Long-Term Tactics vs. Short-Term Tactics

And Why You Need Both for a Successful Marketing Strategy

There is a lot on the web about marketing strategies including setting up sales funnels, marketing trends, thoughts on which platforms you should focus your energies on, and more. Many of these look at just one aspect of marketing. Today, we are going to be looking a bit more broadly at marketing tactics, but specifically long and short-term strategies. 

What are long-term tactics? 

What are short-term tactics?

And do you need both to have a successful marketing strategy?

The answer to that last question is yes, but we’ll get into why a little later. First, let’s break down the difference between long and short-term marketing tactics to help you better understand why you need both for a successful marketing strategy.

Long-Term Marketing Tactics

Long-term marketing utilizes tactics that are not revenue-centric; rather, they are relationship-building. Even though these tactics aren’t pushing conversions in the form of sales, they still have the potential to pay off in the long run. The goals for long-term marketing can include getting more impressions, increased social engagement, or more blog views. Some examples of long-term tactics include search engine optimization (SEO), content creation (like blogs), and organic social media posts (vs. ads). 

The purpose of long-term tactics is to drive growth at the top of your funnel. While you can eventually move these leads down the funnel to a purchase, it does take twice as long for a conversion. This makes long-term marketing tactics cheaper, but they also have less guarantee on a return. But when you do get a conversion, it has a higher return on investment (ROI). 

Short-Term Marketing Tactics

Short-term marketing tactics push revenue-centric outcomes nearly immediately. They are often referred to as transactional marketing. Here, your goal is pushing growth further down in your sales funnel; in other words, your goal is getting new leads or purchases. Short-term marketing comes at a higher cost but has more guarantee on a return, making the ROI lower.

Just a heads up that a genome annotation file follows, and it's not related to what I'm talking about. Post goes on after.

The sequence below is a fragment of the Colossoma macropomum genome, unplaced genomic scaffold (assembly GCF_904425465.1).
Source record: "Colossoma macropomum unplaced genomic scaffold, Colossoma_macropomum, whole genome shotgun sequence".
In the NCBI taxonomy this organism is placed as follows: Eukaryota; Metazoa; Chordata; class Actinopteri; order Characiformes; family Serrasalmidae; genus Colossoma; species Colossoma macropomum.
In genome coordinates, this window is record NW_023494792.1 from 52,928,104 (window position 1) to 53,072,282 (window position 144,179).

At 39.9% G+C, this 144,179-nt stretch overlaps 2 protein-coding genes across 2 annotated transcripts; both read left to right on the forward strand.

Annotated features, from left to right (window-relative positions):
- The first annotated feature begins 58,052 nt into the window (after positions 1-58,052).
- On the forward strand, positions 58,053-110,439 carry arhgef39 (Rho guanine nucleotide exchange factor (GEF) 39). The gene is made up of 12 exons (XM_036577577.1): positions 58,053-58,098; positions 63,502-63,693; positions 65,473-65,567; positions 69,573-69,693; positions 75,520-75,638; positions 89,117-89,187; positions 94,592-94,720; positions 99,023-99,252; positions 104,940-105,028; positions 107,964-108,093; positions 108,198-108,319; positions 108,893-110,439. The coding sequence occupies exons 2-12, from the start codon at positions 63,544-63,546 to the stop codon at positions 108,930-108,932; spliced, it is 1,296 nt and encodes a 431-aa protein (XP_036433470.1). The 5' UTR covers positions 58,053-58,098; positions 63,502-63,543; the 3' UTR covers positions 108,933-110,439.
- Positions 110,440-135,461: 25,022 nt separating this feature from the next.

Some examples of short-term marketing tactics include search engine marketing, lead magnet advertisements and limited-time coupons or promotions. 

Blurring the Line

There are a few tactics that blur the line between short and long-term marketing tactics. One example is social media advertising. This is because you can have different goals with your advertising, from sales to engagement. And while you can run an ad for a longer period of time, it is advised that you change up your content often enough so you don’t cause “ad blindness” among your target audience. 

Email marketing is another tactic that blurs the line. This is because each email has a specific short-term goal, like making a purchase, but it also has long-term goals such as keeping your readers engaged and subscribed to your emails. 

Why You Need Both to Be Successful

Having both long and short-term marketing tactics for your overall marketing strategy improves your chances of success. For example, if you focus just on the short-term by pushing sales, you may be getting new customers but you aren’t focused on turning those customers into loyal ones. That means you will constantly be focused on getting new customers to replace those who have left, rather than continually growing your customer base with the addition of long-term tactics such as audience engagement. 

On the other hand, if you focus solely on long-term tactics, you may not reach your marketing goals because of the amount of time it takes to reach a sales conversion. You may even be cultivating plenty of followers who admire your products or services, but never make a purchase! 

For this reason, it is key that you employ a mix of both short and long-term tactics to be successful in your marketing. Think of it this way: using only short-term tactics helps you win the battle, but it does not help you win the war. When thinking about your brand’s goals, choose short and long-term tactics that complement each other. This means that you are using long-term tactics to drive growth at the top of your funnel, then using short-term tactics to close them and get a sales conversion. Having a mix of both short and long-term marketing strategies allows you to win the battle and the war!